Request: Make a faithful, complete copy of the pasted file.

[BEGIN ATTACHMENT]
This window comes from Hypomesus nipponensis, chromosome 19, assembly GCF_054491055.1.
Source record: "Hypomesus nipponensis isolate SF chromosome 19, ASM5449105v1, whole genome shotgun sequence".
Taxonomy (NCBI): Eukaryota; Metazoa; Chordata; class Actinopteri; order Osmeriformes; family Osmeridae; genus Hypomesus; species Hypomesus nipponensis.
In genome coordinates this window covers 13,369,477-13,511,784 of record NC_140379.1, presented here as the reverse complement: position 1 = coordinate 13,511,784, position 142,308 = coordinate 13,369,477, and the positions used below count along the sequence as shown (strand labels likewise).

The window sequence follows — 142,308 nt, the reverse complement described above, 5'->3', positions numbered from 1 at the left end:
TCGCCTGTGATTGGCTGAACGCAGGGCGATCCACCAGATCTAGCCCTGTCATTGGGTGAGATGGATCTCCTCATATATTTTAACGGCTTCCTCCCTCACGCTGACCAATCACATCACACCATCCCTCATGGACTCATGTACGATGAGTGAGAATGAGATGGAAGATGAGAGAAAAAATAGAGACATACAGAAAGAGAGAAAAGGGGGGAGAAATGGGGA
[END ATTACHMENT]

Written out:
This window comes from Hypomesus nipponensis, chromosome 19, assembly GCF_054491055.1.
Source record: "Hypomesus nipponensis isolate SF chromosome 19, ASM5449105v1, whole genome shotgun sequence".
Taxonomy (NCBI): Eukaryota; Metazoa; Chordata; class Actinopteri; order Osmeriformes; family Osmeridae; genus Hypomesus; species Hypomesus nipponensis.
In genome coordinates this window covers 13,369,477-13,511,784 of record NC_140379.1, presented here as the reverse complement: position 1 = coordinate 13,511,784, position 142,308 = coordinate 13,369,477, and the positions used below count along the sequence as shown (strand labels likewise).

The window sequence follows — 142,308 nt, the reverse complement described above, 5'->3', positions numbered from 1 at the left end:
TCGCCTGTGATTGGCTGAACGCAGGGCGATCCACCAGATCTAGCCCTGTCATTGGGTGAGATGGATCTCCTCATATATTTTAACGGCTTCCTCCCTCACGCTGACCAATCACATCACACCATCCCTCATGGACTCATGTACGATGAGTGAGAATGAGATGGAAGATGAGAGAAAAAATAGAGACATACAGAAAGAGAGAAAAGGGGGGAGAAATGGGGA